I love Davis' response though:
“One of the reasons that I like and admire Rev. Jesse Jackson is that 21 years ago he inspired the idea that a black politician would not be judged simply as a black leader,” Davis’s statement said. “The best way to honor Rev. Jackson’s legacy is to decline to engage in an argument with him that begins and ends with race."
So tell me, who is the man who doesn't consider race the end all, be all of existence.

California Universities Won't Be the Last To Increase Tuition

During the economic boom years, many state universities did not increase tuition or had token increases in tuition. Well, now it looks like in the face of massive state budget shortfalls, state university systems are looking at the possibility of massive tuition hikes. In California students are protesting a possible 32% tuition increase of what would amount to $2,500 per year.

Now don't get me wrong, when you are paying roughly $7,000 per year already, a one third increase hurts and I do sympathize with students getting smacked around by this particuarly hike. But the problem is not this tuition increase, but the years when there were no increases. You cannot hold a service price level for so many years (despite the fact that the costs of that service have increased every year) and not pay the piper at some point. Now it is time to pay the piper and the University Regents have only themselves to blame.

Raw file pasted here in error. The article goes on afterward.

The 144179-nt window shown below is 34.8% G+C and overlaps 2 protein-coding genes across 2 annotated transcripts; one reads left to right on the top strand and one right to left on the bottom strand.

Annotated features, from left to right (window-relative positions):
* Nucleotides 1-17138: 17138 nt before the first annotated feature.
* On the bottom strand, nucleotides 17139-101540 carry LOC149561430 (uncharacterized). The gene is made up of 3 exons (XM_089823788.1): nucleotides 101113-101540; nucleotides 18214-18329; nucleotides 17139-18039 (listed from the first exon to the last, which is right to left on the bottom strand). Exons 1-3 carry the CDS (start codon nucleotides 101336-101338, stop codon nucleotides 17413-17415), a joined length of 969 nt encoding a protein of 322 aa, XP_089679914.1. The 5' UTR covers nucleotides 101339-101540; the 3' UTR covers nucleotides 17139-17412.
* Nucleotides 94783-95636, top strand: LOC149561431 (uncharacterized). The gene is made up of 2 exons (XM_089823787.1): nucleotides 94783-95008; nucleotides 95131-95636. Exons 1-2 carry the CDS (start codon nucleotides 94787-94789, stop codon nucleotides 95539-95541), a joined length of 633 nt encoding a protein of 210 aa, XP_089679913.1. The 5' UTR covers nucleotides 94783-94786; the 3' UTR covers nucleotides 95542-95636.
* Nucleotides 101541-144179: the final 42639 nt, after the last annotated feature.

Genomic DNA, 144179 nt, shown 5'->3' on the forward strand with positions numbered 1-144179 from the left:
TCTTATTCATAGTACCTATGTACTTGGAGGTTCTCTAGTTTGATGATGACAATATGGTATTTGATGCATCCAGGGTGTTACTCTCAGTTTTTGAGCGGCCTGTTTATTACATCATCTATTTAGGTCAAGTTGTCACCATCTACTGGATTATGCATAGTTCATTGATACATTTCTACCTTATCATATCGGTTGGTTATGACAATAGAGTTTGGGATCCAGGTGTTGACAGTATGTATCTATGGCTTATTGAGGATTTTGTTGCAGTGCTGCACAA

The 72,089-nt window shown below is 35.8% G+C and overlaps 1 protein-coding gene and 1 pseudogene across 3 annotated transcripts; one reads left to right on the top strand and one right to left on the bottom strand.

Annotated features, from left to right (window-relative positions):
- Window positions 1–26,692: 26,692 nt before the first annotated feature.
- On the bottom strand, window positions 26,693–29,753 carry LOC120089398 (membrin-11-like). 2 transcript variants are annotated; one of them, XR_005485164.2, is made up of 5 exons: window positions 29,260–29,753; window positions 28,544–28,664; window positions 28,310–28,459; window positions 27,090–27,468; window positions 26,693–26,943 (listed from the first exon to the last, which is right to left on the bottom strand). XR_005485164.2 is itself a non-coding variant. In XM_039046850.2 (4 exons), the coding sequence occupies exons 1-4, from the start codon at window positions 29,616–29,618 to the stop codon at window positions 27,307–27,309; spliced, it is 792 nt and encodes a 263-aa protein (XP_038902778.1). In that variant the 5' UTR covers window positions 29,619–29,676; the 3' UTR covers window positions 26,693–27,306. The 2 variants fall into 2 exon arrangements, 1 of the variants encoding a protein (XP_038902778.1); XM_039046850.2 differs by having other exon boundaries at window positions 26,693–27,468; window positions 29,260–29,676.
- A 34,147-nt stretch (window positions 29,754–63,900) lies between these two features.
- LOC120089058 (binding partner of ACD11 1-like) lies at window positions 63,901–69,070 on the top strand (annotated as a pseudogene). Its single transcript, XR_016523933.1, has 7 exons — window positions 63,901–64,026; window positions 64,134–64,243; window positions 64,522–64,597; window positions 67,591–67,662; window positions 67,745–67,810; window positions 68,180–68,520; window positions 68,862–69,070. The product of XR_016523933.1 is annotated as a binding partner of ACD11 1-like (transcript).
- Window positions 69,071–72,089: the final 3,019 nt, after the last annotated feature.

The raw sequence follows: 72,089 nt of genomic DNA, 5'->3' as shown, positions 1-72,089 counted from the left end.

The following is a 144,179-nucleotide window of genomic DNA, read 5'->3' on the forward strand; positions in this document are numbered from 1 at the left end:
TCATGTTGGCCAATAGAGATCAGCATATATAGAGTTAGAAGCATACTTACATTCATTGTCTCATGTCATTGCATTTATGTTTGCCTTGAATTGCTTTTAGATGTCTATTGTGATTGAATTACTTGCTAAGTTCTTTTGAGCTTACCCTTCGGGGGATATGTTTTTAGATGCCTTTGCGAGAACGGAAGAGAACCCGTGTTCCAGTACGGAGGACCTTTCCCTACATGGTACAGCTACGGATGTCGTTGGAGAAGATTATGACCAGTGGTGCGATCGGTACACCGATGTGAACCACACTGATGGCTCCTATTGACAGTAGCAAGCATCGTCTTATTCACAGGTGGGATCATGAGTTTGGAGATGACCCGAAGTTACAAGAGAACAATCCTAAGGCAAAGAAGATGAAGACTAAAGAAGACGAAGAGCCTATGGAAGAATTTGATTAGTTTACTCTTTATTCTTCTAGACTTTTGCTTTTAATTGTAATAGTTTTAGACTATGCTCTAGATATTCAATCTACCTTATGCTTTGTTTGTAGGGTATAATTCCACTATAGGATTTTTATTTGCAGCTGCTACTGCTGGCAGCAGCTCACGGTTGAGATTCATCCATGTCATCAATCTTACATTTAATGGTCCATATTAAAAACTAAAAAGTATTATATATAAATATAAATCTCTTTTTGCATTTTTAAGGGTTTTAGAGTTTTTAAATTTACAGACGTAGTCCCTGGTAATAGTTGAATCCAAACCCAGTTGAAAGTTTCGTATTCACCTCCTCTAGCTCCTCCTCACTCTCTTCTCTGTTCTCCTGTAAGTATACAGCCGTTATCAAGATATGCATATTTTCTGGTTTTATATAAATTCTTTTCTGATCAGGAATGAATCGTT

College costs money and those costs go up every year no matter what is done. But for years universities have been reluctant to increase fees--particularly on in-state students. Increasing tuition on in-state students is political dynamite. Well now, instead of small, 2-5 percent increases every year, the UC system is looking at a one-third increase in the political equivalent of thermonuclear device.

The $100 Million Health Care Vote?

ABC's Jonathan Karl reports on $100 Million Health Care Vote "buyoff" of Senator Mary Landrieu (D-LA), a Senator who has been wavering on the health care bill and whose vote Senate Majority Leader Harry Reid absolutely needs.
What does it take to get a wavering senator to vote for health care reform?

Here’s a case study.

On page 432 of the Reid bill, there is a section increasing federal Medicaid subsidies for “certain states recovering from a major disaster.”